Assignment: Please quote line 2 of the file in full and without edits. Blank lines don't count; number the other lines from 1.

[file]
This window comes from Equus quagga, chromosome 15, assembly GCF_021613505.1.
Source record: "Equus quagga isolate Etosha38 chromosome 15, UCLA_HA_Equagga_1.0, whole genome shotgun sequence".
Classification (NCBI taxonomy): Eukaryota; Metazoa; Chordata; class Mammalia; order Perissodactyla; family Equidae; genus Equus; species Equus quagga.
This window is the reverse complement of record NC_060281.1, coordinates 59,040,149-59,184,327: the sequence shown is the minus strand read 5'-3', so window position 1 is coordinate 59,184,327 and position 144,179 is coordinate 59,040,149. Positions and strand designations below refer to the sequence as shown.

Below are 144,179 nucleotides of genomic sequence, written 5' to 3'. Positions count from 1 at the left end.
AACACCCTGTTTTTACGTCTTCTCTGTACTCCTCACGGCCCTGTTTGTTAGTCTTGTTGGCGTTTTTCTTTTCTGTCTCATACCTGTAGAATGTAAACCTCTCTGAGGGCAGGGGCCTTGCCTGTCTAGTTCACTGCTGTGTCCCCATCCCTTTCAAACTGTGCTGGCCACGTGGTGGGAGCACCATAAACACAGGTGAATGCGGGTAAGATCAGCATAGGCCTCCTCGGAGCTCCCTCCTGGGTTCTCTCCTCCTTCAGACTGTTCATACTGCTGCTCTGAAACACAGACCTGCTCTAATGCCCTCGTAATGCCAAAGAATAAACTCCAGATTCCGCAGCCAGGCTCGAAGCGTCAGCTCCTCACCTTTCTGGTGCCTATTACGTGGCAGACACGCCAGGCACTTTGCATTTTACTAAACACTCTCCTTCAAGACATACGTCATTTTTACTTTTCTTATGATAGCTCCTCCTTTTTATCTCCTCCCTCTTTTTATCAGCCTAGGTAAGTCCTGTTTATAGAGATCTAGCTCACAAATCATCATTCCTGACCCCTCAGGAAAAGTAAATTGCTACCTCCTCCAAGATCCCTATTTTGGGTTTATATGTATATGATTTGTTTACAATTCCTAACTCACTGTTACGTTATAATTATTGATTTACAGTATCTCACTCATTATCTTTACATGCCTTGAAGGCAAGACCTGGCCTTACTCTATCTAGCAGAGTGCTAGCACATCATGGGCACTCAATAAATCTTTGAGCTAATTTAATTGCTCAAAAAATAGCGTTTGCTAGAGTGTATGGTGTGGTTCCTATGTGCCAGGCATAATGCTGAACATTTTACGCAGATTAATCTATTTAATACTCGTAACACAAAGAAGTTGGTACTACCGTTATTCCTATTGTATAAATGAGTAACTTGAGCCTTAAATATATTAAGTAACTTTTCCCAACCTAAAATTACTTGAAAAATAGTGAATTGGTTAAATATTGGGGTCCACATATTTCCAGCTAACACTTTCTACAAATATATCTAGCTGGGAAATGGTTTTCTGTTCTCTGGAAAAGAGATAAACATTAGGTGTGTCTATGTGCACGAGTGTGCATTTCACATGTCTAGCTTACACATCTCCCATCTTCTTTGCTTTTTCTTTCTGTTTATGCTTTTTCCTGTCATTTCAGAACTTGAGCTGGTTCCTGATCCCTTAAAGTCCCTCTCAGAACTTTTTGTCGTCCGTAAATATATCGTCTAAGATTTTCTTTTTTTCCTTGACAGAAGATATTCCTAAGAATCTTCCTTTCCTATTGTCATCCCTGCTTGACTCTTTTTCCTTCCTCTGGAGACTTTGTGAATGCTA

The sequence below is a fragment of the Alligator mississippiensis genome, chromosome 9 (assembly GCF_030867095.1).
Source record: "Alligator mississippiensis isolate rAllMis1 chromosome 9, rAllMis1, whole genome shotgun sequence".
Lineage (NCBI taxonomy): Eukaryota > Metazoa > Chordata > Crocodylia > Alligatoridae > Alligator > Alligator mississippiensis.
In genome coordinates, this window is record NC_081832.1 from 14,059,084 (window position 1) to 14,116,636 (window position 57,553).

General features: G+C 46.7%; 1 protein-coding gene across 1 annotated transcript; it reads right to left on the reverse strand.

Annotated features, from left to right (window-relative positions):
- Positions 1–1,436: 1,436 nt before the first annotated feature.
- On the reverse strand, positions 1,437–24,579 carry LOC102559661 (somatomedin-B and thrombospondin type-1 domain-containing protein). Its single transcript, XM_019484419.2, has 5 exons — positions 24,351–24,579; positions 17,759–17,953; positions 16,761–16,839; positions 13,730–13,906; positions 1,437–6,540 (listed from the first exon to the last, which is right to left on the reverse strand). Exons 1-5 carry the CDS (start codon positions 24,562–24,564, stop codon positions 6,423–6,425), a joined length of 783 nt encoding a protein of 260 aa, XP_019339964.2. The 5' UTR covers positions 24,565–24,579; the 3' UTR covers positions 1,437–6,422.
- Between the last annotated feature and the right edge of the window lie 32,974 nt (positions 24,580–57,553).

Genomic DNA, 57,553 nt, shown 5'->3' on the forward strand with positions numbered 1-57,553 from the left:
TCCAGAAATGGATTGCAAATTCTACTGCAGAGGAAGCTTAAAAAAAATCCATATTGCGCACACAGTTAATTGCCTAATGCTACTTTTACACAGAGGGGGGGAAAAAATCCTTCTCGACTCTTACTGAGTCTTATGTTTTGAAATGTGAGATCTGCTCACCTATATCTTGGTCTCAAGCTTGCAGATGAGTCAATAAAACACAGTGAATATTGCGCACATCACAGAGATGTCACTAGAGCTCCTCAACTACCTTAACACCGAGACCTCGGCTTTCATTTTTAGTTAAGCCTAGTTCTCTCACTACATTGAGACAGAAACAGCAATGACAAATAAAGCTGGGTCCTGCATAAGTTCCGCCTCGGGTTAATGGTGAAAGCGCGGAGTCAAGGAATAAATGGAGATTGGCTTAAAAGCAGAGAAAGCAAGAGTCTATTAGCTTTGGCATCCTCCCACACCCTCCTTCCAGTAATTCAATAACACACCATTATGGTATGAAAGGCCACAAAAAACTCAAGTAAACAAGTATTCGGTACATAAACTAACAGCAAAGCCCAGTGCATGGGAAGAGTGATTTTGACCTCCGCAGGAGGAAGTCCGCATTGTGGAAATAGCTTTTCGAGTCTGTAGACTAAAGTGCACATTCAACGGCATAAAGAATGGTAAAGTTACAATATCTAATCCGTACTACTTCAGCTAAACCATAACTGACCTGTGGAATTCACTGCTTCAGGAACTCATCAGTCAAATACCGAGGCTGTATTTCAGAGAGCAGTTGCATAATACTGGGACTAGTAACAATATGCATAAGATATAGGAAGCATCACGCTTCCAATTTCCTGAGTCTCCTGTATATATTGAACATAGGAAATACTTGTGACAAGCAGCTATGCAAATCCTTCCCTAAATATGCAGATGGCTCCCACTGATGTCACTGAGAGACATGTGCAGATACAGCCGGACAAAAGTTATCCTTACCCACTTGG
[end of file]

Source record: "Equus quagga isolate Etosha38 chromosome 15, UCLA_HA_Equagga_1.0, whole genome shotgun sequence".